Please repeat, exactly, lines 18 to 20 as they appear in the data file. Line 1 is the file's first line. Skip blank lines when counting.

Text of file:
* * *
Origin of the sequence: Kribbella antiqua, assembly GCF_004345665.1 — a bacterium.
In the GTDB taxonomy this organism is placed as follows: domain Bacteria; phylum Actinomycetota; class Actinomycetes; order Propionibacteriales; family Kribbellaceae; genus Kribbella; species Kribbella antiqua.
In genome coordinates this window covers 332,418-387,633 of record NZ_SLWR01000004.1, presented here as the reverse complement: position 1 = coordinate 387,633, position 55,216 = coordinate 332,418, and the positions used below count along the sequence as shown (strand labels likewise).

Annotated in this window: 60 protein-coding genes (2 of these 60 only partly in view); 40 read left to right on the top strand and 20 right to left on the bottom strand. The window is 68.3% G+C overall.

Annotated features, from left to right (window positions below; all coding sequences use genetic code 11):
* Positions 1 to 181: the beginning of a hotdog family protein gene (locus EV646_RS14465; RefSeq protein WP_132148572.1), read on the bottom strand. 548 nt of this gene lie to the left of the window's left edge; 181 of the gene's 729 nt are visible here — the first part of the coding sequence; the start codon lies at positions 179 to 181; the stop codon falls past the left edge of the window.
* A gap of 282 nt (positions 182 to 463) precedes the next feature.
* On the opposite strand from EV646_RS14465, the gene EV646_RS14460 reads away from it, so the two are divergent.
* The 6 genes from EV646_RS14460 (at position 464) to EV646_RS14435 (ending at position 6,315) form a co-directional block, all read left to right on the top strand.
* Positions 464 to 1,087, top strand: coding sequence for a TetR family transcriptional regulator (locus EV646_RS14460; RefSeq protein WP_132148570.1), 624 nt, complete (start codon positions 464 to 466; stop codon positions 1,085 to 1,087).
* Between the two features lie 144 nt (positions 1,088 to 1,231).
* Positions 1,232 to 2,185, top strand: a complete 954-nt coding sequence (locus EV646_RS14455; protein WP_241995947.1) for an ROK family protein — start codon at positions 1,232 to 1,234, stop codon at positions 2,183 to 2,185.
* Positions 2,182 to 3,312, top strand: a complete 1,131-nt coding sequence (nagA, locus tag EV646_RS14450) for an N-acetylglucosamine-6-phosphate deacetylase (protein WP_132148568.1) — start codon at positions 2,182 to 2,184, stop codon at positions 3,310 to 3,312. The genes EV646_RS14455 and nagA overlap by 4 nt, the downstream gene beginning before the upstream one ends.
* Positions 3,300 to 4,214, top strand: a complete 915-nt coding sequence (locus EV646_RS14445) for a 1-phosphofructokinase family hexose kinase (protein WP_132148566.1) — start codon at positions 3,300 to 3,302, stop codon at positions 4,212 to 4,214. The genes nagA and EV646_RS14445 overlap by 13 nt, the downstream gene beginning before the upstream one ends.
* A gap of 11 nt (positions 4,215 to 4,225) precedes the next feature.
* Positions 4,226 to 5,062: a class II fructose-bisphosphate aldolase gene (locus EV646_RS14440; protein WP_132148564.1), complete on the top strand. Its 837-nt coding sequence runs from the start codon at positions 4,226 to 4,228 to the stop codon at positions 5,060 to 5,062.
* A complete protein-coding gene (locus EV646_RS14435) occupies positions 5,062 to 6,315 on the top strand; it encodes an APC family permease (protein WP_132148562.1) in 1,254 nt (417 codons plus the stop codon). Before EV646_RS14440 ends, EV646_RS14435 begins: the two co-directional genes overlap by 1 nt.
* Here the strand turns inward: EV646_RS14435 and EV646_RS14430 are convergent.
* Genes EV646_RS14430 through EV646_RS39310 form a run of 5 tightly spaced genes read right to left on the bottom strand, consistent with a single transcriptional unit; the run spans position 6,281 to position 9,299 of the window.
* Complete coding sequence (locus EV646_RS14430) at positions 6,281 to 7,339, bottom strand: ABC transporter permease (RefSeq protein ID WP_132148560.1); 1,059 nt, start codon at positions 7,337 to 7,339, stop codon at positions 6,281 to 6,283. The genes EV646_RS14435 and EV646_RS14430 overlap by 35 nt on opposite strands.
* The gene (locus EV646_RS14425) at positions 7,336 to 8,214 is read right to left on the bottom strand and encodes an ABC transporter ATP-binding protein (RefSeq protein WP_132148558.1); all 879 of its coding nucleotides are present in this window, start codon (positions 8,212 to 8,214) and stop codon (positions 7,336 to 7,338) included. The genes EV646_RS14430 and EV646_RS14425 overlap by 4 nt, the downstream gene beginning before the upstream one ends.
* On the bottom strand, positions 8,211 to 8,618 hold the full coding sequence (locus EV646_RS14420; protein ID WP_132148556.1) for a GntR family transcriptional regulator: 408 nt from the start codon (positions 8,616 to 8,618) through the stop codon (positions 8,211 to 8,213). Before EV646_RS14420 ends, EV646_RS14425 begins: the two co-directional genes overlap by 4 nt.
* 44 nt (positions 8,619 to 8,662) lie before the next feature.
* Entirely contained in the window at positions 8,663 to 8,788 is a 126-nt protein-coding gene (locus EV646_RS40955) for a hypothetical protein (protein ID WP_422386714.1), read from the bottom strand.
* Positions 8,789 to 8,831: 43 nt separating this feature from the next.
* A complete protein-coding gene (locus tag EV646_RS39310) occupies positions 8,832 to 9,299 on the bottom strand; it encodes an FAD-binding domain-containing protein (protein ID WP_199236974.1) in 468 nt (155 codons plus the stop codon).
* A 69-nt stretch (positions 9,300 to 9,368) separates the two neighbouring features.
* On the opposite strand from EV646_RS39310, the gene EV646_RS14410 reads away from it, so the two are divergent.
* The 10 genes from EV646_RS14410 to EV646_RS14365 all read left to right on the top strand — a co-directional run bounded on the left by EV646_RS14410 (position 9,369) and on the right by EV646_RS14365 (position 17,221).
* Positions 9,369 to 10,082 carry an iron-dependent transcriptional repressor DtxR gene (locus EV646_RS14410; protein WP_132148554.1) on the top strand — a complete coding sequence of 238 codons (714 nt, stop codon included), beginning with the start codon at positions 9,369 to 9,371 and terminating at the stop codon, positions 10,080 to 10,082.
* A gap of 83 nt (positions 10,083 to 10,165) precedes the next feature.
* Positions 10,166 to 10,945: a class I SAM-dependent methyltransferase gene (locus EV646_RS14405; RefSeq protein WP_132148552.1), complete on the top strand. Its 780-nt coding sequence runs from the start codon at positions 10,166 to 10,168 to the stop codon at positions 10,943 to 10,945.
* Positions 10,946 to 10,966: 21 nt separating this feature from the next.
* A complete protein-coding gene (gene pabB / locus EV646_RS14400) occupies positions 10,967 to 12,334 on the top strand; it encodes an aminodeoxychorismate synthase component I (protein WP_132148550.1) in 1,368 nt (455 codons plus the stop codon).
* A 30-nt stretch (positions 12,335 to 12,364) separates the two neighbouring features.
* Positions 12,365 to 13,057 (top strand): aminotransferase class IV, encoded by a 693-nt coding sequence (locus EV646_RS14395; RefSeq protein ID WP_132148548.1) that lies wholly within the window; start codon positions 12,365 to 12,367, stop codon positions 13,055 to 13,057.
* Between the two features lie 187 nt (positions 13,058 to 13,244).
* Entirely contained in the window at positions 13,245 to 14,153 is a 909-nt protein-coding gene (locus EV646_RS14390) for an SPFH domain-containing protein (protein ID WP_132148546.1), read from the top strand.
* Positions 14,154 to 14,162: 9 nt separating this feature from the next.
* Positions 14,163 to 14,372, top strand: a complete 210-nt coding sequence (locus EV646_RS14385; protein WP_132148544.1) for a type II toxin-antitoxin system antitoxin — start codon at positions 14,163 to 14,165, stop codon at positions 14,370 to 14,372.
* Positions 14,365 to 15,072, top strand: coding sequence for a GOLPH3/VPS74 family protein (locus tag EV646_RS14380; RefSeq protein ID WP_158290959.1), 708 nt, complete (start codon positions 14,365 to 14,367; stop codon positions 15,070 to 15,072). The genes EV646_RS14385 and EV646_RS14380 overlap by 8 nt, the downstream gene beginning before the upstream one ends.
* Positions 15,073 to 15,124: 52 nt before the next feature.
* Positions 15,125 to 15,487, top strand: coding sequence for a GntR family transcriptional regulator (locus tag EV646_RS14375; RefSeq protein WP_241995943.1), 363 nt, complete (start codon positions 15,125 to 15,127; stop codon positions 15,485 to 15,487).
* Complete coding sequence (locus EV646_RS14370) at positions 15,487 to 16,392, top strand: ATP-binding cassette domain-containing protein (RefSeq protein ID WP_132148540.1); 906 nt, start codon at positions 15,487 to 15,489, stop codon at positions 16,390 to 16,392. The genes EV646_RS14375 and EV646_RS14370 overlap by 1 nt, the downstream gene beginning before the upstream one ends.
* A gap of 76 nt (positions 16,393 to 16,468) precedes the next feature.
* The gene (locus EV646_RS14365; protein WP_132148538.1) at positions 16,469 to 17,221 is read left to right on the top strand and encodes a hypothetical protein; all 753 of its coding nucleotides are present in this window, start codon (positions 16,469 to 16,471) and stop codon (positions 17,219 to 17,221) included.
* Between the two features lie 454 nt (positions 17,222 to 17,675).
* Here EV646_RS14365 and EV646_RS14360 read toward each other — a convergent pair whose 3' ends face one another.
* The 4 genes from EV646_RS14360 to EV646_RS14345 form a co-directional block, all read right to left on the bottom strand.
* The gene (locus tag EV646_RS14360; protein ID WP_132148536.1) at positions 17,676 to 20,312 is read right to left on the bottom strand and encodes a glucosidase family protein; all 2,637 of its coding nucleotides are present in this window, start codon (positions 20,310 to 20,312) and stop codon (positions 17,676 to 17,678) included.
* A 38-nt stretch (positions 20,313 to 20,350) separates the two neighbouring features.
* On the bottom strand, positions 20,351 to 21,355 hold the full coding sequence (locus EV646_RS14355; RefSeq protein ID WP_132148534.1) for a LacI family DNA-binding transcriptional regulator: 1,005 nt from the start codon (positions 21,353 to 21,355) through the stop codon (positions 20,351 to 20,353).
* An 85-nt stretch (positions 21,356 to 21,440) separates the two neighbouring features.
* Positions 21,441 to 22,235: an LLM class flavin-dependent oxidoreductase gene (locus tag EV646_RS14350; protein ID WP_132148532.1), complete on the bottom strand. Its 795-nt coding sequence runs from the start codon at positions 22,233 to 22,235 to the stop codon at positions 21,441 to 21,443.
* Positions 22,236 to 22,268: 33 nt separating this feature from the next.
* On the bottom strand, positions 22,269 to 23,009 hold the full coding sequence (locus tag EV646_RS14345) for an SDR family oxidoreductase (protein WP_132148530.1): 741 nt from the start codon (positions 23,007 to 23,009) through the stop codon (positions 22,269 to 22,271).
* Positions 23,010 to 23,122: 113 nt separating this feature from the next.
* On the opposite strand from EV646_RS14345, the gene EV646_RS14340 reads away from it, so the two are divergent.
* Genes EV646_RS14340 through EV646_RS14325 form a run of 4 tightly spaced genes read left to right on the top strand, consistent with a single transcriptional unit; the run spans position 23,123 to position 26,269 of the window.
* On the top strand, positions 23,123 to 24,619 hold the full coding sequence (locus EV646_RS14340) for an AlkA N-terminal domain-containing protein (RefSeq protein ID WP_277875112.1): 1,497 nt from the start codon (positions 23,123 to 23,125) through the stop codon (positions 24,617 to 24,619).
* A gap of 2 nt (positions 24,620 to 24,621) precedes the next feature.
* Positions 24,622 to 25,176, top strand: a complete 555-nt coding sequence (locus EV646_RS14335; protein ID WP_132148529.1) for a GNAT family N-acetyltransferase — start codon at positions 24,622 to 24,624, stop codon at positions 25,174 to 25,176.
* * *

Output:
* Here the strand turns inward: EV646_RS14435 and EV646_RS14430 are convergent.
* Genes EV646_RS14430 through EV646_RS39310 form a run of 5 tightly spaced genes read right to left on the bottom strand, consistent with a single transcriptional unit; the run spans position 6,281 to position 9,299 of the window.
* Complete coding sequence (locus EV646_RS14430) at positions 6,281 to 7,339, bottom strand: ABC transporter permease (RefSeq protein ID WP_132148560.1); 1,059 nt, start codon at positions 7,337 to 7,339, stop codon at positions 6,281 to 6,283. The genes EV646_RS14435 and EV646_RS14430 overlap by 35 nt on opposite strands.